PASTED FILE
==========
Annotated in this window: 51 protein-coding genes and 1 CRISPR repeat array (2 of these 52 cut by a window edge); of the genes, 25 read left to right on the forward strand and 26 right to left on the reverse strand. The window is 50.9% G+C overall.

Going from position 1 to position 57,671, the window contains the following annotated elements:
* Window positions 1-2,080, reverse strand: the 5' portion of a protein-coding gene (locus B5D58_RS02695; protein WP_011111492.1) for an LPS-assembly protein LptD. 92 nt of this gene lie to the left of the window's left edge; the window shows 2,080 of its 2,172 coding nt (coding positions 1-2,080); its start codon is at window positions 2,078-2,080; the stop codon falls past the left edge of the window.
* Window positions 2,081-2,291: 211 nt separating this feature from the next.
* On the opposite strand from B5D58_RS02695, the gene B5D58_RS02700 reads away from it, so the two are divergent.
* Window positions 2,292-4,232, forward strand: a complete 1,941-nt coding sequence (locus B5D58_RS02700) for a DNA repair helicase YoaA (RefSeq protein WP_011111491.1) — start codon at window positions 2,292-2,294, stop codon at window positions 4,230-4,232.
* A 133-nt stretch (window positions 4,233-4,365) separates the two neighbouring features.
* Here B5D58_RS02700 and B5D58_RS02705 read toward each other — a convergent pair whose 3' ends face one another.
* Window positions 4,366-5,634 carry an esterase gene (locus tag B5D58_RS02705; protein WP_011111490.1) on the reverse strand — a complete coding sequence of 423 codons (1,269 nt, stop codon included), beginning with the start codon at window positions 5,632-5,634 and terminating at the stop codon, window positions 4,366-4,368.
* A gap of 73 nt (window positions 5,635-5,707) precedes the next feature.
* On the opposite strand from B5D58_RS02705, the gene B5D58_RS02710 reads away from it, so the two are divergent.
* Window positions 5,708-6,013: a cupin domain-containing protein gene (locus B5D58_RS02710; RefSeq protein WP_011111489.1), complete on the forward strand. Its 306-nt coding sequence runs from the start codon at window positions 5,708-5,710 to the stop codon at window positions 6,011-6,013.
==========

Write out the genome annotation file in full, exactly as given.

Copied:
Annotated in this window: 51 protein-coding genes and 1 CRISPR repeat array (2 of these 52 cut by a window edge); of the genes, 25 read left to right on the forward strand and 26 right to left on the reverse strand. The window is 50.9% G+C overall.

Going from position 1 to position 57,671, the window contains the following annotated elements:
* Window positions 1-2,080, reverse strand: the 5' portion of a protein-coding gene (locus B5D58_RS02695; protein WP_011111492.1) for an LPS-assembly protein LptD. 92 nt of this gene lie to the left of the window's left edge; the window shows 2,080 of its 2,172 coding nt (coding positions 1-2,080); its start codon is at window positions 2,078-2,080; the stop codon falls past the left edge of the window.
* Window positions 2,081-2,291: 211 nt separating this feature from the next.
* On the opposite strand from B5D58_RS02695, the gene B5D58_RS02700 reads away from it, so the two are divergent.
* Window positions 2,292-4,232, forward strand: a complete 1,941-nt coding sequence (locus B5D58_RS02700) for a DNA repair helicase YoaA (RefSeq protein WP_011111491.1) — start codon at window positions 2,292-2,294, stop codon at window positions 4,230-4,232.
* A 133-nt stretch (window positions 4,233-4,365) separates the two neighbouring features.
* Here B5D58_RS02700 and B5D58_RS02705 read toward each other — a convergent pair whose 3' ends face one another.
* Window positions 4,366-5,634 carry an esterase gene (locus tag B5D58_RS02705; protein WP_011111490.1) on the reverse strand — a complete coding sequence of 423 codons (1,269 nt, stop codon included), beginning with the start codon at window positions 5,632-5,634 and terminating at the stop codon, window positions 4,366-4,368.
* A gap of 73 nt (window positions 5,635-5,707) precedes the next feature.
* On the opposite strand from B5D58_RS02705, the gene B5D58_RS02710 reads away from it, so the two are divergent.
* Window positions 5,708-6,013: a cupin domain-containing protein gene (locus B5D58_RS02710; RefSeq protein WP_011111489.1), complete on the forward strand. Its 306-nt coding sequence runs from the start codon at window positions 5,708-5,710 to the stop codon at window positions 6,011-6,013.